I’m taking a break from Korean recipes to share a new favorite with you. I first made this amazing soup at a cooking school in Chiang Mai.

I’ve already mentioned many reasons why I loved Chiang Mai in another post, but I didn’t tell you about our cooking school. Jared found and arranged for us to spend one of our days in Chiang Mai at Basil Cooking School. It was one of the tastiest days of my life. The school picked us up at our hotel, and we were grouped together with six other cooking comrades. On a side note, I generally don’t like other tourists. My reasoning is usually petty and hypocritical, but I don’t enjoy tour groups mainly because I don’t like tourists, despite being one myself. However, we met some amazing people in Thailand. Our cooking classmates were phenomenal. They all had fascinating life stories, were great conversationalists, and were amazing companions. I think these wonderful people helped make our experience all the more enjoyable.

Tom Kha GaiBefore we headed off to the kitchen, we first stopped at a local market to buy our ingredients. Our teacher, Benz, showed us herbs and vegetables that I had never seen or heard of before. She taught us about the fundamental flavors of Thai cuisine- sour, sweet, salty, and bitter. Each dish combines these elements to create the delicious Thai food we love. There are a few ingredients that are often found in Thai recipes: garlic, galangal, coconut milk, tamarind, kaffir lime, and chili peppers.

After the market we went to the cooking school to prepare our dishes. The school teaches you to cook six dishes: noodle, stir-fry, soup, appetizer, curry, and dessert. There are three options for each category. Jared and I both chose pad thai for our noodle category, but differed for our other dishes. He learned to make fried cashew nut with chicken, hot and sour soup with roasted chicken, spring rolls, red curry with bamboo shoot, and deep fried bananas. I made stir fried minced pork with holy basil, chicken in coconut milk soup, savory minced chicken salad, green curry, and sweet sticky rice with mango. It was a lot of food in just a few hours. I wanted to devour every dish, but there was just so much!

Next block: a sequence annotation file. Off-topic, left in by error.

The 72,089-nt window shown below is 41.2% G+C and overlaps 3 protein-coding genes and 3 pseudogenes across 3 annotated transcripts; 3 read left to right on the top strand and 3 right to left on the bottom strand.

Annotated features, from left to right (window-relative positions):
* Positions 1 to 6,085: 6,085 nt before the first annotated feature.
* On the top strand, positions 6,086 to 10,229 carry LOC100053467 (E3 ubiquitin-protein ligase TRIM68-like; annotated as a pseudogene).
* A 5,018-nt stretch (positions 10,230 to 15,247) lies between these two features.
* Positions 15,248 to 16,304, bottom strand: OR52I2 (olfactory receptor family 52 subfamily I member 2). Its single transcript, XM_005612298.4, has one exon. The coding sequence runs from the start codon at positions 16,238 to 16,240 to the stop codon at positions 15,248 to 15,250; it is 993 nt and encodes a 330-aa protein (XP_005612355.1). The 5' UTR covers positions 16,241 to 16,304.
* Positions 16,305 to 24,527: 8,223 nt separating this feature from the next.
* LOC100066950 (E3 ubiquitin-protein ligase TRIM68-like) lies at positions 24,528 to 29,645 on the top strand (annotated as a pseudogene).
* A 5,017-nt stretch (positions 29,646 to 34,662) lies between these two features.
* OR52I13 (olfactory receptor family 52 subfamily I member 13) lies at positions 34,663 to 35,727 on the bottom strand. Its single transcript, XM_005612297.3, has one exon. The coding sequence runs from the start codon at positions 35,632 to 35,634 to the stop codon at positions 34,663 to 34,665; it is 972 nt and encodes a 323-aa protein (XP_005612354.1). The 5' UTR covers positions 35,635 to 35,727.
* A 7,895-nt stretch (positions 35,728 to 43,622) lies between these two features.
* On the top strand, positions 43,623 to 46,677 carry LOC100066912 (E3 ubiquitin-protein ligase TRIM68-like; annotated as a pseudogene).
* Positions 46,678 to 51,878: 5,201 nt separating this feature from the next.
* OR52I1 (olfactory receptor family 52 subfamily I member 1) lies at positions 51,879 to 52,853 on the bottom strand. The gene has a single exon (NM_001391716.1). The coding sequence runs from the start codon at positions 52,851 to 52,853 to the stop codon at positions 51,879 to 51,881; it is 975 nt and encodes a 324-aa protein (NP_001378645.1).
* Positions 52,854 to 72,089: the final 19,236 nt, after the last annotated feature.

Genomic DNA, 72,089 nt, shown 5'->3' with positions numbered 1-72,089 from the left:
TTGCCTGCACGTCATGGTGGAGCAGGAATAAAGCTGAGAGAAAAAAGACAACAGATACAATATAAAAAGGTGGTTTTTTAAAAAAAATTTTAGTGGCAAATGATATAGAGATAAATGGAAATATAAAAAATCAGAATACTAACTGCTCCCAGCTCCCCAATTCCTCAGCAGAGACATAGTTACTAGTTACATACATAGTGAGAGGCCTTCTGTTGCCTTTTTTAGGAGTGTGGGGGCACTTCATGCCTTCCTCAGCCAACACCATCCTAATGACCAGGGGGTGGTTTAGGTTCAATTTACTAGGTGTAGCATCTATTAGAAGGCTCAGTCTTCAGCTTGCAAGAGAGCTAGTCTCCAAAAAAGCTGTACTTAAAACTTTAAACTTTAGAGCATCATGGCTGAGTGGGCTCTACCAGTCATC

Tom Kha Gai-5I am sharing with you my soup, the chicken in coconut milk soup, known as tom kha gai. The cooking school was the first time I had tasted it, and I was immediately addicted. I always order it at Thai restaurants now and have made it twice at home. The week before Christmas, I ended up at three different Thai restaurants with different groups of friends. Each time I ordered this magical soup. It is the perfect flavor combination of sweet and savory. It will change your world.

The only drawback to this recipe is that some of the ingredients are difficult to find. Even in our Asian supermarkets and street markets, it took me awhile to find what I needed. I feel that it was completely worth the effort though!

Tom Kha Gai (yield: 1 large serving, double for three average size servings)

Tom Kha Gai-4from Basil Cooking School